Never too late for a first date

The man hadn’t had a date since 1979. Actually, he’d never had a date. As a gangly, height-challenged, pimple-ridden, poorly dressed teenager with goofy hair and bad teeth, he’d rarely even talked to an actual girl. Never called one on the phone to stutter about Saturday night, never been to a prom, never leaned against a high-school locker and mentioned pizza and a movie in the same breath, never sat at said (unattended) movie and pretended to stretch so he could drape his skinny arm over a brunette-splashed shoulder. Even back in ’79, when he’d met his first wife at college, they’d just fallen into it — and she’d done all the work (the asking), and all he had to do was mumble, “Gosh, okay.” He was, in the lingo of the day, a total dweeb.

So, 32 years later, when the combination of a girl and the girl’s favorite folk singer playing at the local playhouse occurred simultaneously, the man was impressed that he had the courage to ask, and a little surprised that the girl said, “Yes!”

He’d known her for many years, since she was just a little girl, in fact. And she was still just a girl, at least compared to him — so many years younger that he’d have some explaining to do if cornered.

He was still gangly and not very tall, but at least the pimples were gone, the teeth had been fixed, and the goofy hair was just a memory (actually, hair of any sort was a fading concept). Alas, he could still barely dress himself. Once a dweeb, always a dweeb.

Despite his shortcomings, the man prepared diligently for the big night. He showered and shaved, put on a pair of clean pants that actually fit, found a nice shirt that wasn’t too wrinkled, and wrapped his best Winnie-the-Pooh tie around his neck. Deodorant and a pair of flip-flops completed the ensemble. He even flossed.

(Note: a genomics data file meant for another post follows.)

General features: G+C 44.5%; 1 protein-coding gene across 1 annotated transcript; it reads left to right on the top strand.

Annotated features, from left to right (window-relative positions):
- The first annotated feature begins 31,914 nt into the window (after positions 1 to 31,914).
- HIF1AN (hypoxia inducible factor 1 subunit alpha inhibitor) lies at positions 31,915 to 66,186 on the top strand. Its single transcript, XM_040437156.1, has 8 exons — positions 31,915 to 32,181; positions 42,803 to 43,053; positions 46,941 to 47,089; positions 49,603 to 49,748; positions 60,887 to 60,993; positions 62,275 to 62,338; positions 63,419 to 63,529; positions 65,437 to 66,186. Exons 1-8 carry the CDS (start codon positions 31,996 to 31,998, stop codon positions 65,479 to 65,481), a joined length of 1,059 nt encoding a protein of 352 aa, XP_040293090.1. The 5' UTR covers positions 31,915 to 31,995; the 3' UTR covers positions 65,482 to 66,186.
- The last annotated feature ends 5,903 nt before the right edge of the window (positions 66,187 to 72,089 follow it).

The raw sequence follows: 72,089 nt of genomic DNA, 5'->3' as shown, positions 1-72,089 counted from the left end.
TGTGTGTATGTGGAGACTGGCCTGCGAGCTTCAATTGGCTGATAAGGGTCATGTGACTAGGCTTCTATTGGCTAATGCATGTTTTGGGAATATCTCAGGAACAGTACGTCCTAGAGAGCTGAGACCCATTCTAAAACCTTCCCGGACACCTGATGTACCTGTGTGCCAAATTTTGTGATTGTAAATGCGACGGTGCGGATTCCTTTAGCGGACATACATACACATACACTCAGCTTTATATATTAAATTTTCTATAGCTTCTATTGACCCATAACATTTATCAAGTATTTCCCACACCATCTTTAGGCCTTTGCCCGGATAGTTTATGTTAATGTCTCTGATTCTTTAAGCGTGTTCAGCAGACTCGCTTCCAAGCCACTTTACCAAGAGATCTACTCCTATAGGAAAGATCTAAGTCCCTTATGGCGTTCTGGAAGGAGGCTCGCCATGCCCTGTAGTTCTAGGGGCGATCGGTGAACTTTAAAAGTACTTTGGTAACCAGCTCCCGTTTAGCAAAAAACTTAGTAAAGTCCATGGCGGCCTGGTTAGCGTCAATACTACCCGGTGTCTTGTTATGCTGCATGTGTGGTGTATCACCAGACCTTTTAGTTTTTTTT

Decked out thusly, the man commenced pacing back and forth in his kitchen until the appointed hour. And then there she was, walking right in the door: tall, beautiful, brunette, confident, smiling, a college student just finished with her shift at the local ice cream shop, dressed to the nines and ready to go.

Well, the date was wonderful. A swell time. Guy and gal hitting it off perfectly. He held doors open for her and she walked right through. She laughed at his jokes and he actually listened to her when she talked. They ran into a few people that the man knew, but he was prepared, and it seemed effortless the way he introduced his very young companion. His friends smiled and said nice things and whispered, “What an adorable couple” under their breath. The man and his date had good seats in the balcony but he didn’t do the arm-stretch-shoulder-drape trick because it just seemed wrong. But that was fine; just sitting next to such a winsome thing for two hours was a real treat. He felt like he’d known her all her life.

When the folk singer (who was great, by the way) had strummed through his encore and the applause had died away, the man and the girl walked out into the fragrant spring night and he drove her straight home. It was 11:30 when they got there and the house was dark (her mom hadn’t even waited up for them). Totally ready for that awkward first-date moment on the front step, the man thanked the girl for a lovely evening, kissed her on the cheek, and told her she was a blessing from God and that he loved her so much he could hardly stand it — it seemed the most natural thing in the world. The girl hugged the man, said she loved him too, and then went inside and up to her room to go to bed.

The man quietly followed his date up the stairs, then slipped into her mother’s bedroom, put on his pajamas, and slid carefully between the covers. As he lay smiling, staring toward the dark ceiling and replaying each moment of the night, the girl’s mother roused briefly, turned toward him, and planted a big kiss right on his lips. “I hope you had a wonderful date with your daughter,” she whispered. Then his first wife put her head on his shoulder and fell peacefully back to sleep.

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